The National Inquiry into Missing and Murdered Indigenous Women and Girls (MMIWG) wraps up community hearings in Edmonton today. The MMIWG Inquiry has been here all week.
The stories being shared are not easy to hear, but the trauma on display in official testimony is important for us to listen to. The disproportionate violence Indigenous females face is something that continues to happen across the country and we need to do more to stop it.
And, for some testifying, there’s a hope that sharing their truths is finally happening in a place where they may actually be heard.
Just before the Inquiry came to Edmonton, it released an interim report on its work so far, with 10 recommendations. The first couple of recommendations ask governments to implement past recommendations of the Truth and Reconciliation Commission and make funding changes after a ruling that found the federal government is discriminating against Indigenous children.
The community hearings continue today, and are open to the public (although some testimony will be in private), taking place at the Edmonton Inn and Conference Centre (the former Ramada on Kingsway).
We’ve been including the local stories on the Inquiry in our Headlines all week. See what was in the news yesterday.
The Faculty of Native Studies at the University of Alberta has its first PhD candidates now at the school.
It’s becoming a bit of a playoff event in its own right to have Edmonton’s CFL team name challenged in a public way. This is, of course, not the first time such a request has been made, not even the first major call this year.
The team continues to say there’s nothing wrong with the name. Strange, then, that so many people continue to say otherwise.
— Edmonton Elk (@EdmontonElk) November 5, 2017
Edmonton is a few months into its new plan to end homelessness, which comes as we almost ran out the clock on our old 10-year plan to end it. We need a lot more money from provincial and federal governments to build more housing, and the kinds of supports some people need to transition off the street, but even with a long way yet to go, Edmonton is being held up as an example of how to get things done.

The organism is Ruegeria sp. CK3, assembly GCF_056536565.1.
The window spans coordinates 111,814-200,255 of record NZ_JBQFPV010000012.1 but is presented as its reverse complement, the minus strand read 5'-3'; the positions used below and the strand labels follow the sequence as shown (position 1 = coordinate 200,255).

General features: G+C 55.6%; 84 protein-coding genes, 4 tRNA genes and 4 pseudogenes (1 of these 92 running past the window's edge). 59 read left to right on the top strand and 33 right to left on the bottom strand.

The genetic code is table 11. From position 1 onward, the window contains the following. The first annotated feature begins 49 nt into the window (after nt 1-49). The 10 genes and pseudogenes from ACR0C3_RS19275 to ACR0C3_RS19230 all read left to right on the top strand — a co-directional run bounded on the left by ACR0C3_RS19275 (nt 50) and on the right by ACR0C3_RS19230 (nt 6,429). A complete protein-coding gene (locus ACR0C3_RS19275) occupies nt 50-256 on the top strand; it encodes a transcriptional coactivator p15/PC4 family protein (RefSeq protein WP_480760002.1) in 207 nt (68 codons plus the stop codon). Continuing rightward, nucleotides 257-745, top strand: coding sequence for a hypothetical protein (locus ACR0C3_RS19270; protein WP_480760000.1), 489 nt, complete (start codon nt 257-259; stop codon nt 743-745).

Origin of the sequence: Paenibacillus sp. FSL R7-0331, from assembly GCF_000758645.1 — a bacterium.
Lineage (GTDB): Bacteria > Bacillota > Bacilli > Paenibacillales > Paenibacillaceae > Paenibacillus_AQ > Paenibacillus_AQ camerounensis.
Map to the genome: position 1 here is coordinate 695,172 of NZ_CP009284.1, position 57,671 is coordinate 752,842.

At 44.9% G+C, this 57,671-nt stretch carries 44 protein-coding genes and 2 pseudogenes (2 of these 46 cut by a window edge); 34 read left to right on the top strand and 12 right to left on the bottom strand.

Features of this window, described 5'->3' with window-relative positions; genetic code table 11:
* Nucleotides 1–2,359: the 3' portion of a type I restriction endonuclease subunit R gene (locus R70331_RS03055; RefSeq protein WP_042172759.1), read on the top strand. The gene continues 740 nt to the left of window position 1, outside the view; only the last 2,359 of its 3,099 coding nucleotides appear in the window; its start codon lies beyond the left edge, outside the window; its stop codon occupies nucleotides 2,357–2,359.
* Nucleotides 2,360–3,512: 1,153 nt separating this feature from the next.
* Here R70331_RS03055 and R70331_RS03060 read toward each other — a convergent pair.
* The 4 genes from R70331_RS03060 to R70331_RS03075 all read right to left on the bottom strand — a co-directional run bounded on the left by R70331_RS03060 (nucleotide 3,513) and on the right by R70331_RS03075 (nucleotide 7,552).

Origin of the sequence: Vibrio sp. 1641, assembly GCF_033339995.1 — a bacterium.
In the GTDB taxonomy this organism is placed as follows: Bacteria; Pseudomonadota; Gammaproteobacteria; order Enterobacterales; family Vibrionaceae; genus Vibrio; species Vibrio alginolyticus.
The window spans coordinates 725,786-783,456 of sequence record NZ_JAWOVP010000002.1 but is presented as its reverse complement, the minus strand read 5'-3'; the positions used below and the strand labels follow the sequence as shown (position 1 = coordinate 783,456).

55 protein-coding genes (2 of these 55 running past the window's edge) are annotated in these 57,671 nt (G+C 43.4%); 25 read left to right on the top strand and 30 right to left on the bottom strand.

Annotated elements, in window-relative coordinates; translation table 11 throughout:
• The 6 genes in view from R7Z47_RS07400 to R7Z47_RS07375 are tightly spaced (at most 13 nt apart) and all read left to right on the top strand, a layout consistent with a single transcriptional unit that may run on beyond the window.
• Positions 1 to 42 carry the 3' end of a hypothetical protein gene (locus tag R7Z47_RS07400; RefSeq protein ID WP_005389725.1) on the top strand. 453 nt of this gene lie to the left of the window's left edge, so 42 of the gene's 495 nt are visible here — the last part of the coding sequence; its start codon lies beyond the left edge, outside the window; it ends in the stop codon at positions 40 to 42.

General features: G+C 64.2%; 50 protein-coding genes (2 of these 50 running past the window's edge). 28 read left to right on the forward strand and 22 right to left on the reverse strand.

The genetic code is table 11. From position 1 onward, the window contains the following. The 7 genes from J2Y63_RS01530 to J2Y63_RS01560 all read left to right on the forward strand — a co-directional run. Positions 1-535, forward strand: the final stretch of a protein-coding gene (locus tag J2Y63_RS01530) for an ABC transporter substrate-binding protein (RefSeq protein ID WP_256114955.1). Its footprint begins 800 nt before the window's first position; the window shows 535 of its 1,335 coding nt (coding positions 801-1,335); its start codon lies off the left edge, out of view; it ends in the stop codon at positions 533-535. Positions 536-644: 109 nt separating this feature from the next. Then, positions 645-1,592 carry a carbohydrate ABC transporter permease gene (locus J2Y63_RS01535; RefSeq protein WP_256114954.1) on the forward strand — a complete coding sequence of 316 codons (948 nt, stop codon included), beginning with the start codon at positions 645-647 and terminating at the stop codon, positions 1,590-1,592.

Edmonton’s data-driven work, and the fact many groups are working together to end homelessness, are what makes us a “vanguard” city according to an international group hoping to end chronic homelessness by 2030 (Edmonton hopes to do it before then).
More money is needed to provide school nutrition programs, so kids get something to eat at least once each day. Studying it more seems like a bit of a waste of time, and money, and the focus should be on pushing the provincial government, and others who could help, to actually fund the programs and get resources in place to run them effectively and as widely as needed.
Offering more free admissions to the Art Gallery of Alberta is doing exactly what it’s supposed to do, get more people into the AGA to see the exhibits and enjoy one of our city’s greatest buildings and the artistic learning offered inside.
Another gallery is opening up an arts bookstore, where you’ll be able to find interesting and unique books, magazines and publications.
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